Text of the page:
Czech Republic puts break on operations in North amid economic hardship

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Czech Republic puts break on operations in North amid economic hardship

North Korean workers at a steel factory in Hwanghae Province, clad in full anti-epidemic gear, hold a state-sponsored rally on Monday to support the regime's new five-year economic plan, aimed at boosting production levels at such factories. The photo was published by state media. [YONHAP]

North Korean workers at a steel factory in Hwanghae Province, clad in full anti-epidemic gear, hold a state-sponsored rally on Monday to support the regime's new five-year economic plan, aimed at boosting production levels at such factories. The photo was published by state media. [YONHAP]

 
The Czech Republic announced Tuesday it was temporarily suspending work at its embassy in Pyongyang due to logistical difficulties caused by North Korea’s border shutdown.
 
While mum on details, a spokesperson for the Czech Ministry of Foreign Affairs said the embassy would resume its functions “as soon as the situation permits,” according to Radio Free Asia.
 
The measure highlights an economic crisis in the regime further aggravated by its decision to shut down its borders with China and Russia early last year to prevent the spread of Covid-19.
 
The border closures, along with ongoing international sanctions and serial natural disasters, has plunged the North’s economy into its worst state since the mid-1990s, when it endured a nationwide famine believed to have killed thousands.
 
Foreign diplomats, one of the few sources of information outflow from the secretive country, provide a glimpse of the grim reality of life in North Korea, where even the capital city of Pyongyang is struggling with extreme shortages of basic necessities.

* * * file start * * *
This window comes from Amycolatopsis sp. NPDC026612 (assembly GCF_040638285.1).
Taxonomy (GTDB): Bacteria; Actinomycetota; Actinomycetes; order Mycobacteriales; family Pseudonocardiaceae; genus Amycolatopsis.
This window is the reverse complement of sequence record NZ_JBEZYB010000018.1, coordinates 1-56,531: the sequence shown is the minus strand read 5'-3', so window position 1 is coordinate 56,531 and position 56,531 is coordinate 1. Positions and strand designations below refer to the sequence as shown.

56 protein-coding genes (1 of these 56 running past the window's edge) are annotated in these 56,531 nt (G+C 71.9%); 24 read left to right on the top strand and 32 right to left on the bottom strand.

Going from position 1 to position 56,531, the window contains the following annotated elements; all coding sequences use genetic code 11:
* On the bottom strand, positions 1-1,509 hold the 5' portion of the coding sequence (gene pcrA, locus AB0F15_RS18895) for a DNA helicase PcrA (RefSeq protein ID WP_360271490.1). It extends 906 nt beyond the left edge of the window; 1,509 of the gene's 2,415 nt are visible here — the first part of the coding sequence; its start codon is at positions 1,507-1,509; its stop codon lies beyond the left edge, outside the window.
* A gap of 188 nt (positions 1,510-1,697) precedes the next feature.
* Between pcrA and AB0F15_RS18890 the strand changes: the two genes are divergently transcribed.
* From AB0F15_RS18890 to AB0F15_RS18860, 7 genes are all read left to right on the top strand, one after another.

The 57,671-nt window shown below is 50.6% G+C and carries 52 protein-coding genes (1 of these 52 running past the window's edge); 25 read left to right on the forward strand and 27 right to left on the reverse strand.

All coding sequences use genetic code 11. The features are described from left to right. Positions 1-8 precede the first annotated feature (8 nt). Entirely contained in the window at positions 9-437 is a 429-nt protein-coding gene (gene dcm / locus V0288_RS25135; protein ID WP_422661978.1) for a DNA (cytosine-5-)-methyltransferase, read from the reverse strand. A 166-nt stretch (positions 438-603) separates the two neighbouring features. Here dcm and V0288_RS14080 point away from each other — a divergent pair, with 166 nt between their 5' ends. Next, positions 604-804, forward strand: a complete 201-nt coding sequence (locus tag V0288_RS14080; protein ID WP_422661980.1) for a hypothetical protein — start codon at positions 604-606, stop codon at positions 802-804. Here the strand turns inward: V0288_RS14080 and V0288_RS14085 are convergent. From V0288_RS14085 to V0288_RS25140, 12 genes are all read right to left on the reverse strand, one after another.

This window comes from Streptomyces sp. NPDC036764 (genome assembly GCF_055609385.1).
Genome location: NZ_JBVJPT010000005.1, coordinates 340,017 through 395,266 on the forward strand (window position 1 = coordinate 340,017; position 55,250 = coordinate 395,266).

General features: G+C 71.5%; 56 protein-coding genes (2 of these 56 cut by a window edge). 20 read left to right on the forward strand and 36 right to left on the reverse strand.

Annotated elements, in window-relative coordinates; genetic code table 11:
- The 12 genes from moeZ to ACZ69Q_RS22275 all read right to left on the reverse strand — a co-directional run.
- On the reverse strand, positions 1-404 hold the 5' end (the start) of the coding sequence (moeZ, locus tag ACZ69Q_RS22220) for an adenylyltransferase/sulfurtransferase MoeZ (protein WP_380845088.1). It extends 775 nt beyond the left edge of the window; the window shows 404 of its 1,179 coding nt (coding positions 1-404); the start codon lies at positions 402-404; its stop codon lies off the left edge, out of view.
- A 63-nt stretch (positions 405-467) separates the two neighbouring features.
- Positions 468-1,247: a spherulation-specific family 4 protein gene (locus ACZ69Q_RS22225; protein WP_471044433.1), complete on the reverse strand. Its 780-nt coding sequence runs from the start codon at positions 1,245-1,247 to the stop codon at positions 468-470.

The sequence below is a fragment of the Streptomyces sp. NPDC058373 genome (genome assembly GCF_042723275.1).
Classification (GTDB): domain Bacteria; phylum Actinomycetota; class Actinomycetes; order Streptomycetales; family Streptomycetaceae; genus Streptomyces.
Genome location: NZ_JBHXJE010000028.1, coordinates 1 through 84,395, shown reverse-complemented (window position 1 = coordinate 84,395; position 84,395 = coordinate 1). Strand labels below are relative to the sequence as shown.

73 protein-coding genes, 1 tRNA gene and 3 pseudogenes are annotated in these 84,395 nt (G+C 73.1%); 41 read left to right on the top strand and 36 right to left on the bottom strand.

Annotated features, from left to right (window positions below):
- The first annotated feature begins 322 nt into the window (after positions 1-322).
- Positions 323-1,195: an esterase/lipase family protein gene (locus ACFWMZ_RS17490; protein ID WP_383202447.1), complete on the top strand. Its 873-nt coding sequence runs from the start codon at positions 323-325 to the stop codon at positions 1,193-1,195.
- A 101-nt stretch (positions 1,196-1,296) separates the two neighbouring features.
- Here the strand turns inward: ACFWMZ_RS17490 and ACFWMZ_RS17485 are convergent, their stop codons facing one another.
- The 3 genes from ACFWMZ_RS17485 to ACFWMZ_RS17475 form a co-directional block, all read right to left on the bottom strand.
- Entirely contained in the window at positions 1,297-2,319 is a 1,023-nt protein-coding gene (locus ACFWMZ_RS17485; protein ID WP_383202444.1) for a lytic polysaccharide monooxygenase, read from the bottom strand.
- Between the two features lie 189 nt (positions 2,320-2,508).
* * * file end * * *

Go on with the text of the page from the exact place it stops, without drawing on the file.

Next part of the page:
Two weeks earlier, Radio Free Asia quoted an employee of the Czech embassy in Pyongyang who said a cutoff of imports have made goods like cooking oil and sugar almost impossible to find, in addition to items like coffee or toothpaste.
 
Prices of locally produced foodstuffs like vegetables and fruits have also soared in comparison to the year prior, and Pyongyang is prone to frequent electric blackouts, the official said.
 
Aleksandr Matsegora, the Russian ambassador to North Korea, also detailed similar hardships in the regime in an interview with a Russian news outlet earlier this month.
 
Many companies have been shut down, leaving their employees out of work, while children have been unable to go to school throughout 2020, the envoy said.
 
Diplomats and embassy workers have also found it difficult to find consumer goods like clothing and shoes as their prices have jumped three- or fourfold, Matsegora said. Foreigners have been barred from visiting other areas of the country outside Pyongyang since last year, he added.
 
Since the closure of the North’s borders in January, most foreign embassies in the country repatriated its employees, though the Czech Republic had been one of the few European countries to stay behind along with Russia, Bulgaria, Romania and Poland.
 
Despite mounting draconian measures to clamp down on the pandemic, North Korea insists it has had no Covid-19 cases on its soil — a claim on which international observers have cast serious doubt.
 
Throughout 2020, the regime stepped up anti-epidemic restrictions through multiple policies aimed at stopping the virus before it overwhelms the country’s obsolete health care system.
 
At an all-important party congress held in January this year, North Korean leader Kim Jong-un admitted the country failed to meet development targets amid the 2020 crisis and announced a new five-year plan to boost the country’s ailing economy.
 
But few details of the new plan outlined by state media suggested it would be different from the regime’s traditional policy of self-reliance. The plan involves a reinforced focus on stepping up ideological education for cadres, stricter oversight on corruption and self-enrichment activities.  
 
Such a fixation on autarky has also played out in North Korea’s refusal to accept international aid to help cushion its crisis.  
 
An editorial published in the regime’s official party newspaper, the Rodong Sinmun, on Wednesday called on workers and officials across the country to resolve “all problems” independently at their respective production units instead of “looking beyond our borders and to the top” for help.
 
BY SHIM KYU-SEOK   [shim.kyuseok@joongang.co.kr]
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